set to 30s but it is configurable. At t1+Ts, the ingress RBridge
   switches the traffic from the backup DT back to the new primary DT.

   After another Ts (at t1+2*Ts), no multicast packets are being
   forwarded along the old primary DT. The backup DT should be updated
   (recalculated and reinstalled) after the new primary DT. The process
   of this update under different protection types are discussed as
   follows.

   a) For the global 1:1 protection, the backup DT is simply updated at
      t1+2*Ts.

   b) For the global 1+1 protection, the ingress RBridge stops
      replicating the multicast packets onto the old backup DT at t1+Ts.
      The backup DT is updated at t1+2*Ts. It MUST wait for another Ts,
      during which time period all RBridges converge to the new backup
      DT. At t1+3*Ts, it's safe for the ingress RBridge to start to
      replicate multicast packets onto the new backup DT.

   c) For the local protection, the PLR stops replicating and sending
      packets on the old backup DT at t1+Ts. It is safe for RBridges to
      start updating the backup DT at t1+2*Ts.



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6. Security Considerations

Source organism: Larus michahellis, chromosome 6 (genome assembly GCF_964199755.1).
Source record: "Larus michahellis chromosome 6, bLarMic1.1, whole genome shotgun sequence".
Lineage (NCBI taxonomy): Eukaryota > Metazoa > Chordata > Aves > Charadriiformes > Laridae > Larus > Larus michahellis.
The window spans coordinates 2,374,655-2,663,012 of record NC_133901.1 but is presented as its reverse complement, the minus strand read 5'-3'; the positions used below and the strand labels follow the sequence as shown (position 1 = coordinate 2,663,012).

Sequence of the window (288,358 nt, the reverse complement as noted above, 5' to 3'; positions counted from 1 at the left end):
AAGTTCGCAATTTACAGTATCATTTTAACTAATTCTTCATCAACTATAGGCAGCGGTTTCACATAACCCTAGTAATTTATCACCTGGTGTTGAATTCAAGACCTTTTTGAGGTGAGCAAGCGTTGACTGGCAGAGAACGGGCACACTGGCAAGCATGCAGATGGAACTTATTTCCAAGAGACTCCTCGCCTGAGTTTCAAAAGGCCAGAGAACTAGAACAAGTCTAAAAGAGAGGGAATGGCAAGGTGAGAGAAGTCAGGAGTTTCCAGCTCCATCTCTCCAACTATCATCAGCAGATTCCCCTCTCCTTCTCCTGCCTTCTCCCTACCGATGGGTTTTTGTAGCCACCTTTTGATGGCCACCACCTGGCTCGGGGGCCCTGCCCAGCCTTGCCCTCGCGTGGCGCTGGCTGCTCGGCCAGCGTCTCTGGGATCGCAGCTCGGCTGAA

This document raises no new security issues for TRILL.

   For general TRILL Security Considerations, see [RFC6325].

7. IANA Considerations

   No new registry or registry entries are requested to be assigned by
   IANA. The Affinity Sub-TLV has already been defined in [RFC7176].
   This document does not change its definition. RFC Editor: please
   remove this section before publication.

Acknowledgements

   The careful review from Gayle Noble is gracefully acknowledged. The
   authors would like to thank the comments and suggestions from Donald
   Eastlake, Erik Nordmark, Fangwei Hu, Gayle Noble, Hongjun Zhai and
   Xudong Zhang.

8. References

8.1. Normative References

   [RFC7176] Eastlake 3rd, D., Senevirathne, T., Ghanwani, A., Dutt, D.,
             and A. Banerjee, "Transparent Interconnection of Lots of
             Links (TRILL) Use of IS-IS", RFC 7176, May 2014.

   [CMT]     T. Senevirathne, J. Pathangi, et al, "Coordinated Multicast
             Trees (CMT) for TRILL", draft-ietf-trill-cmt, work in
             progress.

   [RFC6325] R. Perlman, D. Eastlake, et al, "RBridges: Base Protocol
             Specification", RFC 6325, July 2011.

   [RFC4601] Fenner, B., Handley, M., Holbrook, H., and I. Kouvelas,
             "Protocol Independent Multicast - Sparse Mode (PIM-SM):
             Protocol Specification (Revised)", RFC 4601, August 2006.